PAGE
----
Image of Britain 2

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Image of Britain 2

Edited by Thomas Mabry Cranfill

Essays, fiction, poetry, and illustrations about British life and culture in the mid-twentieth century.



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7 x 10 | 326 pp.

ISBN: 978-0-292-74521-6

Image of Britain 2, originally published in 1961, was the second of two special numbers of The Texas Quarterly devoted to Britain. This volume comprises some three dozen selections—essays, fiction, poetry, and illustrations, most of them specially commissioned. The editorial aim has been to achieve scope and variety.

The articles, essays in criticism on British themes, for the most part survey literature and the fine arts: poetry, theater, intellectual review, then-recent translations into English, the flood of military memoirs, British humor, architecture, painting and sculpture, and music. Other essays treat individual authors, among them Shakespeare, Trollope, Galsworthy, Forster, Wells, Yeats, Pound, Shaw, Muir, Green, Snow, Waugh, Amis, and Pinter.

All except a handful of the essayists are British. There is much to be said for inviting the forthright and brilliantly self-critical to comment extensively on their own literature and art. Stephen Spender and John Lehmann, two of Britain’s most distinguished editors, deal with British literary matters, both international and domestic; the novelist David Garnett discusses George Moore, Galsworthy, Forster, and H. G. Wells—the men and their works; and the poet Kathleen Raine appraises the verse of Edwin Muir.

Like the essayists, the contributors of fiction and poetry include the emerging and already noteworthy—Ted Hughes, Peter Redgrove, and Andrew Sinclair, for example—as well as the firmly established and celebrated, such as Angus Wilson, Stephen Spender, and Joyce Cary. Cary’s short story “The Ball” appeared here in print for the first time.

The photographer Hans Beacham, who visited England at the Quarterly’s invitation, contributed a gallery of portraits of important British painters and sculptors. The photographs complement David Sylvester’s article on contemporary British art. In addition, Edward Bawden’s drawings of the British scene run like a charming frieze throughout this number.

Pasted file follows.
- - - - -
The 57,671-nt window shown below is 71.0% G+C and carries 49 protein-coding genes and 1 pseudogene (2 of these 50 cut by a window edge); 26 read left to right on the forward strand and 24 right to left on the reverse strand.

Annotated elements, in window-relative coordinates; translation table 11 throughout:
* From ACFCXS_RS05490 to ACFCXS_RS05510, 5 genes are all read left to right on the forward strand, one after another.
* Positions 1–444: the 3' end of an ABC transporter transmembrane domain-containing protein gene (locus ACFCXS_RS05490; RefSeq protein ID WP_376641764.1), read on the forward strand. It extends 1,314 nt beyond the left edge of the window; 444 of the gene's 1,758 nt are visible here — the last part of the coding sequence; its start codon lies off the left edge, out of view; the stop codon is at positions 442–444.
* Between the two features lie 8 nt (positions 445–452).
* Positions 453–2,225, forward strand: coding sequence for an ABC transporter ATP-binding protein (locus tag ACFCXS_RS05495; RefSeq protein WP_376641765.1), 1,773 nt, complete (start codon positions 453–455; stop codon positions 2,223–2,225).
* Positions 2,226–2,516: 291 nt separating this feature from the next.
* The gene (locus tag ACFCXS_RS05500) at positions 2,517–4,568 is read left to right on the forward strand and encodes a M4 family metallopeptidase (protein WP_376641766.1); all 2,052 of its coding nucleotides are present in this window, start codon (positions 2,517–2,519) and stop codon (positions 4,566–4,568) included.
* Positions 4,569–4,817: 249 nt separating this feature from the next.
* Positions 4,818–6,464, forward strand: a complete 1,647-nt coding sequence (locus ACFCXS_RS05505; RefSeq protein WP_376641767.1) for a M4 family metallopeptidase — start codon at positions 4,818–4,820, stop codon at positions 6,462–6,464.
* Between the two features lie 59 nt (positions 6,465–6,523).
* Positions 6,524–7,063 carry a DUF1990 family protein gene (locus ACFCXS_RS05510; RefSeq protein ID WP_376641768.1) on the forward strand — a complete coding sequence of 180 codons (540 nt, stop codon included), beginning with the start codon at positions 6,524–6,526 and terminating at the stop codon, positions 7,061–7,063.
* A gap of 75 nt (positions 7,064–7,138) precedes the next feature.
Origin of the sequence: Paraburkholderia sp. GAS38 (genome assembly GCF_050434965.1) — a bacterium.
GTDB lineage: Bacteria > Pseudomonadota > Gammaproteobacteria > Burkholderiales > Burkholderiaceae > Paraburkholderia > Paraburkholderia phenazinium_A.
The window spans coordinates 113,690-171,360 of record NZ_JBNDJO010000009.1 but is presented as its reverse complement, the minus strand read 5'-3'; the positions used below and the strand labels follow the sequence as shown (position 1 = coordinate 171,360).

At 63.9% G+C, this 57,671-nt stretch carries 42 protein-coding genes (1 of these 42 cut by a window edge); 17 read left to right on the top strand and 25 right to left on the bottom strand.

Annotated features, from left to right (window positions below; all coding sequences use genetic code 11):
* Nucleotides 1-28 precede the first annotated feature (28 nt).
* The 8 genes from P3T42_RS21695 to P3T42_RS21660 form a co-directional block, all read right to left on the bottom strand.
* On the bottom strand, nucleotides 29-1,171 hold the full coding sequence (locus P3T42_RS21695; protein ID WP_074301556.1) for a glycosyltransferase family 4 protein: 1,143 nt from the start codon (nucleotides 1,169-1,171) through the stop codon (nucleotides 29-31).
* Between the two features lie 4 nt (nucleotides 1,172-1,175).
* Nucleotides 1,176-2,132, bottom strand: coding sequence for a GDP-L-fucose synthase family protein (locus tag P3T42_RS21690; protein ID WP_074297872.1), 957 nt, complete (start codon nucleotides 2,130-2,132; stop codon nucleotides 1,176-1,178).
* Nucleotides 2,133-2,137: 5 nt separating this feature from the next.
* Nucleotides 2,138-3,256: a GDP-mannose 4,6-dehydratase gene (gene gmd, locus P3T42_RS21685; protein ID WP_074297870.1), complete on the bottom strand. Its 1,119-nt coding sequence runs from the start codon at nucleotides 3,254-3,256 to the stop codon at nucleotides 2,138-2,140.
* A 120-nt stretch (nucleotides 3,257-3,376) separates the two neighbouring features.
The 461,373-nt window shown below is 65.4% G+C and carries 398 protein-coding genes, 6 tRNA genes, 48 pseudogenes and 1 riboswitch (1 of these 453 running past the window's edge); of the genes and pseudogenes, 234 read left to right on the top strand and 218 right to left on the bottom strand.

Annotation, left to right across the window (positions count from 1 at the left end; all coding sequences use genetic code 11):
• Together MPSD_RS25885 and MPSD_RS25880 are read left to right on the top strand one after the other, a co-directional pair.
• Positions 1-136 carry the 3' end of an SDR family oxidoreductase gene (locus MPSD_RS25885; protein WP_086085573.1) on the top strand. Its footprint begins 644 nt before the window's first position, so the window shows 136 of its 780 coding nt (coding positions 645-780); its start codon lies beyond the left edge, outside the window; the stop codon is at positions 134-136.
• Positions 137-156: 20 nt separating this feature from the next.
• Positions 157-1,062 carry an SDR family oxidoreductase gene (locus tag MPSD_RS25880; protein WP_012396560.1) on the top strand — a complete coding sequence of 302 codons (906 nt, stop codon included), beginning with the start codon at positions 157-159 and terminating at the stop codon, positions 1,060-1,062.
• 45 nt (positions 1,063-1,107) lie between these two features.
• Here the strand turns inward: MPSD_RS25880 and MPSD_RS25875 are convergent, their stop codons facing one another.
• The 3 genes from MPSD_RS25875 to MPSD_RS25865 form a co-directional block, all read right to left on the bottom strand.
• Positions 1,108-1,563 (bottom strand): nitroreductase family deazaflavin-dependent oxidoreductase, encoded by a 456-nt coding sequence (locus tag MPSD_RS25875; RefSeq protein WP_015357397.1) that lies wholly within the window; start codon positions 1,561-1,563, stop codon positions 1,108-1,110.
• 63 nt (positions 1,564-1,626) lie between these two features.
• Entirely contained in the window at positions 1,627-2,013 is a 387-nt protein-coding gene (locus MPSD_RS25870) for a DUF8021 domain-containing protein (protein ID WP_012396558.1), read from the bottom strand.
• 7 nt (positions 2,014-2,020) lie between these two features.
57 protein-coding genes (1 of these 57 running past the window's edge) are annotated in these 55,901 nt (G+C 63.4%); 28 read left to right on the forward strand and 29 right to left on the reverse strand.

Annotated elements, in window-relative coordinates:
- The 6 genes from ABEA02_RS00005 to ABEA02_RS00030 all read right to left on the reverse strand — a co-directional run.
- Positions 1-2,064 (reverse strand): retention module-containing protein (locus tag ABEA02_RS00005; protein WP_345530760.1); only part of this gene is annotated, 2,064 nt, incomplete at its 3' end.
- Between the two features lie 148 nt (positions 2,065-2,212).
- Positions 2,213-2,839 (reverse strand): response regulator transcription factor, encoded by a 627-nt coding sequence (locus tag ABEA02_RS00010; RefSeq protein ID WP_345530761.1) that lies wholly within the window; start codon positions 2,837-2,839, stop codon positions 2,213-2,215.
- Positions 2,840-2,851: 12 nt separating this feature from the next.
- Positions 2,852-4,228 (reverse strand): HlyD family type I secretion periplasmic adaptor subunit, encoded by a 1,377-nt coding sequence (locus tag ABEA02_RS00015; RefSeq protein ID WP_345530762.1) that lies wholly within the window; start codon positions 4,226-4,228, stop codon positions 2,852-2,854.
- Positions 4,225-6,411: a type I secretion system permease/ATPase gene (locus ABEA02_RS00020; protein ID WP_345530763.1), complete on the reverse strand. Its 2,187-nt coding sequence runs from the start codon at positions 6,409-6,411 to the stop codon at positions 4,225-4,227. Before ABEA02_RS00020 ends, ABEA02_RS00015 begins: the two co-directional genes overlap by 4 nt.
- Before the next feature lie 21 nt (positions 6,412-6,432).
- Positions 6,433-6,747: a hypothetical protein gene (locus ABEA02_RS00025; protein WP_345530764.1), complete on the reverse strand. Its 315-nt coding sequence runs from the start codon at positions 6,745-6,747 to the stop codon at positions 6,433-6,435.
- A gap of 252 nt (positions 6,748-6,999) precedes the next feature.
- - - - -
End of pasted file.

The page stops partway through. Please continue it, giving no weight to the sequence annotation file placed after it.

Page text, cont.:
• Stephen Spender: The Immigration in Reverse
  • Edwin Mullins: The Culture Market: Aspects of London and Paris
  • James B. Meriwether: Introductory Note to Joyce Cary's "The Ball"
  • Joyce Cary: The Ball (an unpublished story)
  • Michel Saint-Denis: The English Theatre through Gallic Eyes
  • Kay Dick: Mr. Pinter and the Fearful Matter
  • Angus Wilson: My Husband Is Right (fiction)
  • David Sylvester: On Contemporary British Painting and Sculpture
  • Helen Haupt: The Musical Scene in England Today
  • David Webster: The Current State of Opera and Symphony
  • Ted Hughes: Miss Mambrett and the Wet Cellar (fiction)
  • Reyner Banham: The World of the Brutalists: Opinion and Intention in British Architecture
  • J. M. Cohen: On Some New English Translations
  • Correlli Barnett: The Cracked Trumpet: British Military Memoirs of the Second World War
  • Malcolm Bradbury: The Intellectual Review in England Today
  • Andrew Sinclair To Kill a Loris (fiction)
  • Martin Green: The Decline of British Humour
  • John Lehmann: English Letters in the Doldrums? An Editor's View
  • Giles Dawson: What Happened to Shakespeare's Manuscripts
  • Gerald Warner Brace: The World of Anthony Trollope
  • W. H. Auden: The Quest Hero
  • David Garnett: Some Writers I Have Known: Galsworthy, Forster, Moore, and Wells
  • Patricia Hutchins: Yeats and Pound in England
  • Warren Roberts: Introductory Note to Helen Corke's "Portrait of D. H. Lawrence, 1909–10"
  • Helen Corke: Portrait of D. H. Lawrence, 1909–10
  • Richard Jones: Introduction to Dylan Thomas' "Poetic Manifesto"
  • Dylan Thomas: Poetic Manifesto
  • Kathleen Raine: Edwin Muir: An Appreciation
  • Eudora Welty: The Vital Imagination of Henry Green
  • Robert Greacen: The World of C. P. Snow
  • C. P. Snow: The Snow Papers at Texas
  • Poems by Alexander Baird, William Burford, Ted Hughes, James Michie, Michael Hamburger, Sylvia Plath, Peter Redgrove, and Stephen Spender